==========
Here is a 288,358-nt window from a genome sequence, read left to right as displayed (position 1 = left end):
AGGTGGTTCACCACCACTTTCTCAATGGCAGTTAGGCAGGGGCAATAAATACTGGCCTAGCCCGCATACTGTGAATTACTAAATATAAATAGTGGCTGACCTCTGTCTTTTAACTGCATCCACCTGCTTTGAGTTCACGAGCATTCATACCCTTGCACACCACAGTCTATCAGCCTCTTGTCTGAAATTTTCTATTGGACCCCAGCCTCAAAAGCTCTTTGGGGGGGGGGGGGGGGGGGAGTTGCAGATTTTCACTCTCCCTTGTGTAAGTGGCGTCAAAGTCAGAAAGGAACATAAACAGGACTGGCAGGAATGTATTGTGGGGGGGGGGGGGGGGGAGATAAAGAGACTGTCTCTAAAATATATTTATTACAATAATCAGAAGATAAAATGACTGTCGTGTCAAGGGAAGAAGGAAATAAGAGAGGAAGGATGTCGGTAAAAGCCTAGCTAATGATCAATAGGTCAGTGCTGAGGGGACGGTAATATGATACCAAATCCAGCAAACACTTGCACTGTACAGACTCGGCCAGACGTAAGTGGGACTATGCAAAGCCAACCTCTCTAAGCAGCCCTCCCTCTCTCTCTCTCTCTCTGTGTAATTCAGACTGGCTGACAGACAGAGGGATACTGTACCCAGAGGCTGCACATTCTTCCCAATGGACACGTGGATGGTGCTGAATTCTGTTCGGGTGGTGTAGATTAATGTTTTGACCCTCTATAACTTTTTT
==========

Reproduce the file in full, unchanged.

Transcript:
Here is a 288,358-nt window from a genome sequence, read left to right as displayed (position 1 = left end):
AGGTGGTTCACCACCACTTTCTCAATGGCAGTTAGGCAGGGGCAATAAATACTGGCCTAGCCCGCATACTGTGAATTACTAAATATAAATAGTGGCTGACCTCTGTCTTTTAACTGCATCCACCTGCTTTGAGTTCACGAGCATTCATACCCTTGCACACCACAGTCTATCAGCCTCTTGTCTGAAATTTTCTATTGGACCCCAGCCTCAAAAGCTCTTTGGGGGGGGGGGGGGGGGGGAGTTGCAGATTTTCACTCTCCCTTGTGTAAGTGGCGTCAAAGTCAGAAAGGAACATAAACAGGACTGGCAGGAATGTATTGTGGGGGGGGGGGGGGGGGAGATAAAGAGACTGTCTCTAAAATATATTTATTACAATAATCAGAAGATAAAATGACTGTCGTGTCAAGGGAAGAAGGAAATAAGAGAGGAAGGATGTCGGTAAAAGCCTAGCTAATGATCAATAGGTCAGTGCTGAGGGGACGGTAATATGATACCAAATCCAGCAAACACTTGCACTGTACAGACTCGGCCAGACGTAAGTGGGACTATGCAAAGCCAACCTCTCTAAGCAGCCCTCCCTCTCTCTCTCTCTCTCTGTGTAATTCAGACTGGCTGACAGACAGAGGGATACTGTACCCAGAGGCTGCACATTCTTCCCAATGGACACGTGGATGGTGCTGAATTCTGTTCGGGTGGTGTAGATTAATGTTTTGACCCTCTATAACTTTTTT